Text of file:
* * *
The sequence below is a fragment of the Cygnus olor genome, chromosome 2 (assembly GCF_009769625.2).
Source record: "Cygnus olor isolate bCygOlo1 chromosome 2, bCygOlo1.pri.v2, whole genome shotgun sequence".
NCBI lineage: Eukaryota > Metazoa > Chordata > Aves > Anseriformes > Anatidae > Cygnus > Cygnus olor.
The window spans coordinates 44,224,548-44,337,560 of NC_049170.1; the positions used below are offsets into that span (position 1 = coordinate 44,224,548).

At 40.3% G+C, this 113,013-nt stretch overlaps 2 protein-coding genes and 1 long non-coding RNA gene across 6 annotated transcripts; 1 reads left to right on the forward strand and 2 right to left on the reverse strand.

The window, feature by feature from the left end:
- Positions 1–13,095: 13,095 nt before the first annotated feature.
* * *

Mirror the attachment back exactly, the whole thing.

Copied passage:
The sequence below is a fragment of the Cygnus olor genome, chromosome 2 (assembly GCF_009769625.2).
Source record: "Cygnus olor isolate bCygOlo1 chromosome 2, bCygOlo1.pri.v2, whole genome shotgun sequence".
NCBI lineage: Eukaryota > Metazoa > Chordata > Aves > Anseriformes > Anatidae > Cygnus > Cygnus olor.
The window spans coordinates 44,224,548-44,337,560 of NC_049170.1; the positions used below are offsets into that span (position 1 = coordinate 44,224,548).

At 40.3% G+C, this 113,013-nt stretch overlaps 2 protein-coding genes and 1 long non-coding RNA gene across 6 annotated transcripts; 1 reads left to right on the forward strand and 2 right to left on the reverse strand.

The window, feature by feature from the left end:
- Positions 1–13,095: 13,095 nt before the first annotated feature.